How We Help

Our Interdisciplinary, co-located medical team provides all the practitioners and diagnostics to rule out the possible causes of your symptoms. This setup prevents patients from experiencing fragmented care going in circles between various specialists. After a diagnosis is identified, we create a tailored, individualized treatment plan including therapy, medication, or both. It takes a team to treat a patient with ADHD.

Interdisciplinary Team Make Up

  • Medical Doctors
  • Clinical Psychologist
  • Social Worker
  • Audiologist
  • Speech Pathologist
  • Nutritionist
  • Pharmacist
  • QB Test

How the Diagnostic Process Works (An Oversimplification)

Starting with an intake interview we ascertain as to whether or not this practice is the right fit for you. Following the intake, our experienced psychotherapist takes an in-depth psycho-social history from you and your child. A "theoretical" or "temporary" diagnosis of ADHD is made, as you are sent to be seen by the other practitioners, all on site, to rule out the possible causes of your child's symptoms. This includes visiting our Audiologist to test your child's auditory processing, our speech pathologist to check your child's learning development and even state-of-the-art computer testing (QbTest) to provide objective data about your child's attention and impulsivity. After all of that is completed our Clinical Psychologist performs additional testing that includes Academic, Intelligence, and Neuro-psychological domains. This allows us to tailor a precise, individualized treatment that targets the weakness of your child.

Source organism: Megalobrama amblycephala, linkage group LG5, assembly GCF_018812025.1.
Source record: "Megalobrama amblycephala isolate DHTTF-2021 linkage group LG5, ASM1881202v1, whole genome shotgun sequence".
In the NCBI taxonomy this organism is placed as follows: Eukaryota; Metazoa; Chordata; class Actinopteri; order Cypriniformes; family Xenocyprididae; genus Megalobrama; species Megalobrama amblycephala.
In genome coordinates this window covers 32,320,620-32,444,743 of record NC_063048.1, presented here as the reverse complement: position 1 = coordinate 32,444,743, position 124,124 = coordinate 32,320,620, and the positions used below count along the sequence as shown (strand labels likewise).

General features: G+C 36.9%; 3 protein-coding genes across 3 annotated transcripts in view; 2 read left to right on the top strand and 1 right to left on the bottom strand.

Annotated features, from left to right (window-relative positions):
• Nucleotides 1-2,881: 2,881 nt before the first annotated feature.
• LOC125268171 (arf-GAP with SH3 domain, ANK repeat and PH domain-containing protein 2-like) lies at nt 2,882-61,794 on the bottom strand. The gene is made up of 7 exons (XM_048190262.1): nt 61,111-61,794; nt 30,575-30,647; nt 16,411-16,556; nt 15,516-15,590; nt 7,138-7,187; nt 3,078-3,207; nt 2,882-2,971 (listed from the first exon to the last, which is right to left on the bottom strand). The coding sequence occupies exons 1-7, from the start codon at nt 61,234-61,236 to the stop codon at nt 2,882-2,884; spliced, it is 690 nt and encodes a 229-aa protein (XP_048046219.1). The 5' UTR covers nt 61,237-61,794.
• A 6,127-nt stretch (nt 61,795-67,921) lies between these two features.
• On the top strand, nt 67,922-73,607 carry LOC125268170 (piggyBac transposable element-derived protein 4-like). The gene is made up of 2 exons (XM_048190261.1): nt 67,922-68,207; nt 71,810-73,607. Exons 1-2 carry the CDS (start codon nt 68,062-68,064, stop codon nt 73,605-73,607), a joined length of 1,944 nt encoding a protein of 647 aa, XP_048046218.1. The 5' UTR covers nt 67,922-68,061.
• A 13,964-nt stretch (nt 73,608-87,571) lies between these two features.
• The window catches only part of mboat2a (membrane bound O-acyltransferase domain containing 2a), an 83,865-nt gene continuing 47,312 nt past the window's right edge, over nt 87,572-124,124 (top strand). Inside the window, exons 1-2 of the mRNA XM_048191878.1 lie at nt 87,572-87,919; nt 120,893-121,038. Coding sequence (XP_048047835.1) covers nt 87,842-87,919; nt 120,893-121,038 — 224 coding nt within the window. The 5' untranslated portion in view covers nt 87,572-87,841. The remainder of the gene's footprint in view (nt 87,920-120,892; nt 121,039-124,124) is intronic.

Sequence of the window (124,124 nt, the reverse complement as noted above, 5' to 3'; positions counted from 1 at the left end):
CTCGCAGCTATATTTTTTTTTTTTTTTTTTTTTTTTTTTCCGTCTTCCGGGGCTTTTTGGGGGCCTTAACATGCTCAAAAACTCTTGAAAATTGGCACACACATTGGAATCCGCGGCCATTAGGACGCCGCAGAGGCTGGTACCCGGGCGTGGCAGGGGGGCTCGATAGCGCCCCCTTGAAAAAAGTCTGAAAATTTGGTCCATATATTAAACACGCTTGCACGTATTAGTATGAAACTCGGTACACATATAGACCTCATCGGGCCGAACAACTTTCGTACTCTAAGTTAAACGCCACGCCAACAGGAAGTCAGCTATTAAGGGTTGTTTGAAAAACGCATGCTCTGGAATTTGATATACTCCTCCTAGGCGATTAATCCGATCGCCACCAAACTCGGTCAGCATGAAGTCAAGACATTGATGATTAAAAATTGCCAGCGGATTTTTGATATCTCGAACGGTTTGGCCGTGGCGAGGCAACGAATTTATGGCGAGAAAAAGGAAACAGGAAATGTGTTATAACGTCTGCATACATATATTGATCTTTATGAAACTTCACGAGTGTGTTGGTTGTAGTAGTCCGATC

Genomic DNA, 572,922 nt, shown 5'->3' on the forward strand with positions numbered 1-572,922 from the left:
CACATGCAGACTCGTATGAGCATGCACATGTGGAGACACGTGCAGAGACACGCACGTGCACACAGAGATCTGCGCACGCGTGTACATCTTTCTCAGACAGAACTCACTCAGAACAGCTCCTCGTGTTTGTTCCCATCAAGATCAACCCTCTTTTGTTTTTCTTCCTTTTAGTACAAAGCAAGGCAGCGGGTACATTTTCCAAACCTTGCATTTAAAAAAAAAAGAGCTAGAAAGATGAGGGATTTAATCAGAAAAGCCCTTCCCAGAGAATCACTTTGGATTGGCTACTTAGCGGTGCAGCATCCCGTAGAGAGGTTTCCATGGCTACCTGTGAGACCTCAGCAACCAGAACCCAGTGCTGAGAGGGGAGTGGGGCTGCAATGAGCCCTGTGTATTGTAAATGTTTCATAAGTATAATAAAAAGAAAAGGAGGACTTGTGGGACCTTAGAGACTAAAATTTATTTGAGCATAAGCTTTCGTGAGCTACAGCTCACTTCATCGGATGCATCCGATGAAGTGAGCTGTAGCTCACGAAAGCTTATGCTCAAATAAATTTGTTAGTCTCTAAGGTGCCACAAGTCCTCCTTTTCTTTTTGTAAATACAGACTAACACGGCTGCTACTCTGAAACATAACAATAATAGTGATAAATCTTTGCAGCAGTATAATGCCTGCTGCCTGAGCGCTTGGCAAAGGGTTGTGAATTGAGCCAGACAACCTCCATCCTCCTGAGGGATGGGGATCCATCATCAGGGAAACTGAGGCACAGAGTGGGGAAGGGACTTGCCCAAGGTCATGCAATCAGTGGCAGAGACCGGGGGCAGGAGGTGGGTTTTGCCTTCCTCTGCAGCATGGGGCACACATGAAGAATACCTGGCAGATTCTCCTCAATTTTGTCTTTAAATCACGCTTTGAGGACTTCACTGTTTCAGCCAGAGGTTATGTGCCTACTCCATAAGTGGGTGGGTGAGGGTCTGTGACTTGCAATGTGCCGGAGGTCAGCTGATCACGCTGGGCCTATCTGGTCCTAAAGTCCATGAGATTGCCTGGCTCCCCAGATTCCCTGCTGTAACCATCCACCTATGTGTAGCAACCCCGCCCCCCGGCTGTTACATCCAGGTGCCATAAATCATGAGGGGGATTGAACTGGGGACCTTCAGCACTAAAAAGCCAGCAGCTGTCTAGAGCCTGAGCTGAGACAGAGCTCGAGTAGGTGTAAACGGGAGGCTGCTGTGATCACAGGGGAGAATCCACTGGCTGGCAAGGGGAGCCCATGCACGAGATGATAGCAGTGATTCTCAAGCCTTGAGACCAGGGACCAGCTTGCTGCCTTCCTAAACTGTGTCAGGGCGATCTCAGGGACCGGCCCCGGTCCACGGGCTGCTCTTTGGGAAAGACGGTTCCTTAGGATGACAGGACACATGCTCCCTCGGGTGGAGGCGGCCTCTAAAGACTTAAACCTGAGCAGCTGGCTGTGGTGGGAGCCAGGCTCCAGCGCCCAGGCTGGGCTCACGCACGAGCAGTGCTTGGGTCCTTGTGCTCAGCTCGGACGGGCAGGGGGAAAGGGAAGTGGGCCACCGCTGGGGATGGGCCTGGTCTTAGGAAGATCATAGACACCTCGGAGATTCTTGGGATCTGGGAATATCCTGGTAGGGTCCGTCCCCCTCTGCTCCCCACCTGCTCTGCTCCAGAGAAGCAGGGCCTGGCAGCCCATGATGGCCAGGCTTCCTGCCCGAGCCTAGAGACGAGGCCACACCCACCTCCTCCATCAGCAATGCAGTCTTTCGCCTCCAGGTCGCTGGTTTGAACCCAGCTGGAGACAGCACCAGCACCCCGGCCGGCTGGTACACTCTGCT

FInd out more about qbtest